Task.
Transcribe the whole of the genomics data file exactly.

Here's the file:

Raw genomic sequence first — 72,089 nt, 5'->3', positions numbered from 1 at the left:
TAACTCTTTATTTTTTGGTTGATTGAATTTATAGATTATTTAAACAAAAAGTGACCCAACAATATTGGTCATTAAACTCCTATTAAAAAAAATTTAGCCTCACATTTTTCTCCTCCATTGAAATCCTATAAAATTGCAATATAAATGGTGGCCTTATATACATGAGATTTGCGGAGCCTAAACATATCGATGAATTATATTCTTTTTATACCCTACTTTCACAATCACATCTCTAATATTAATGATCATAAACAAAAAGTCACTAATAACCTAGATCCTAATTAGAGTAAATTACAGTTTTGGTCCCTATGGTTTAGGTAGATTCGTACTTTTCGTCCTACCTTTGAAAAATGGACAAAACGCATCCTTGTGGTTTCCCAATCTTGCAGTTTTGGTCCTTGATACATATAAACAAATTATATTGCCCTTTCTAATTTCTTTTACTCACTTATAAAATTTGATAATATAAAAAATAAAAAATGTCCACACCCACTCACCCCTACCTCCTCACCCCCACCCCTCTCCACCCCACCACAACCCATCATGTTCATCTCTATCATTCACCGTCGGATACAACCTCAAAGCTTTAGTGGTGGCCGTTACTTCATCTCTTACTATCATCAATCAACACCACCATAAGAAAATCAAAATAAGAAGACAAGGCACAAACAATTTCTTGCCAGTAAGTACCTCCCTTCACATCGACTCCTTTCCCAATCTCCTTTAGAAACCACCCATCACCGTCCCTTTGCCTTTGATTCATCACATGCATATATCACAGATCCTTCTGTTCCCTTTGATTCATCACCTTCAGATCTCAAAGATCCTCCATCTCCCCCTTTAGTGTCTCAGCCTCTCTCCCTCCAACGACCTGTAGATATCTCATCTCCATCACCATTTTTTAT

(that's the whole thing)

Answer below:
Raw genomic sequence first — 72,089 nt, 5'->3', positions numbered from 1 at the left:
TAACTCTTTATTTTTTGGTTGATTGAATTTATAGATTATTTAAACAAAAAGTGACCCAACAATATTGGTCATTAAACTCCTATTAAAAAAAATTTAGCCTCACATTTTTCTCCTCCATTGAAATCCTATAAAATTGCAATATAAATGGTGGCCTTATATACATGAGATTTGCGGAGCCTAAACATATCGATGAATTATATTCTTTTTATACCCTACTTTCACAATCACATCTCTAATATTAATGATCATAAACAAAAAGTCACTAATAACCTAGATCCTAATTAGAGTAAATTACAGTTTTGGTCCCTATGGTTTAGGTAGATTCGTACTTTTCGTCCTACCTTTGAAAAATGGACAAAACGCATCCTTGTGGTTTCCCAATCTTGCAGTTTTGGTCCTTGATACATATAAACAAATTATATTGCCCTTTCTAATTTCTTTTACTCACTTATAAAATTTGATAATATAAAAAATAAAAAATGTCCACACCCACTCACCCCTACCTCCTCACCCCCACCCCTCTCCACCCCACCACAACCCATCATGTTCATCTCTATCATTCACCGTCGGATACAACCTCAAAGCTTTAGTGGTGGCCGTTACTTCATCTCTTACTATCATCAATCAACACCACCATAAGAAAATCAAAATAAGAAGACAAGGCACAAACAATTTCTTGCCAGTAAGTACCTCCCTTCACATCGACTCCTTTCCCAATCTCCTTTAGAAACCACCCATCACCGTCCCTTTGCCTTTGATTCATCACATGCATATATCACAGATCCTTCTGTTCCCTTTGATTCATCACCTTCAGATCTCAAAGATCCTCCATCTCCCCCTTTAGTGTCTCAGCCTCTCTCCCTCCAACGACCTGTAGATATCTCATCTCCATCACCATTTTTTAT